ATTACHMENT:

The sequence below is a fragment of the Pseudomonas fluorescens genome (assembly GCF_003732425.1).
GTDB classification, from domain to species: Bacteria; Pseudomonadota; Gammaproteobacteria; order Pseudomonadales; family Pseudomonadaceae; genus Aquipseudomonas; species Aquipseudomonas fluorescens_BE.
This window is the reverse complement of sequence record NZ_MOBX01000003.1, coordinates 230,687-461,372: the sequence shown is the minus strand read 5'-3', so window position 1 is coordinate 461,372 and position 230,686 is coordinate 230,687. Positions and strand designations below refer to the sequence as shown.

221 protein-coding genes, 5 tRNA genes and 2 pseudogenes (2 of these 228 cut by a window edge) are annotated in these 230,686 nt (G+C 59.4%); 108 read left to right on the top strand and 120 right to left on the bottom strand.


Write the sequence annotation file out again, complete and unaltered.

The sequence below is a fragment of the Pseudomonas fluorescens genome (assembly GCF_003732425.1).
GTDB classification, from domain to species: Bacteria; Pseudomonadota; Gammaproteobacteria; order Pseudomonadales; family Pseudomonadaceae; genus Aquipseudomonas; species Aquipseudomonas fluorescens_BE.
This window is the reverse complement of sequence record NZ_MOBX01000003.1, coordinates 230,687-461,372: the sequence shown is the minus strand read 5'-3', so window position 1 is coordinate 461,372 and position 230,686 is coordinate 230,687. Positions and strand designations below refer to the sequence as shown.

221 protein-coding genes, 5 tRNA genes and 2 pseudogenes (2 of these 228 cut by a window edge) are annotated in these 230,686 nt (G+C 59.4%); 108 read left to right on the top strand and 120 right to left on the bottom strand.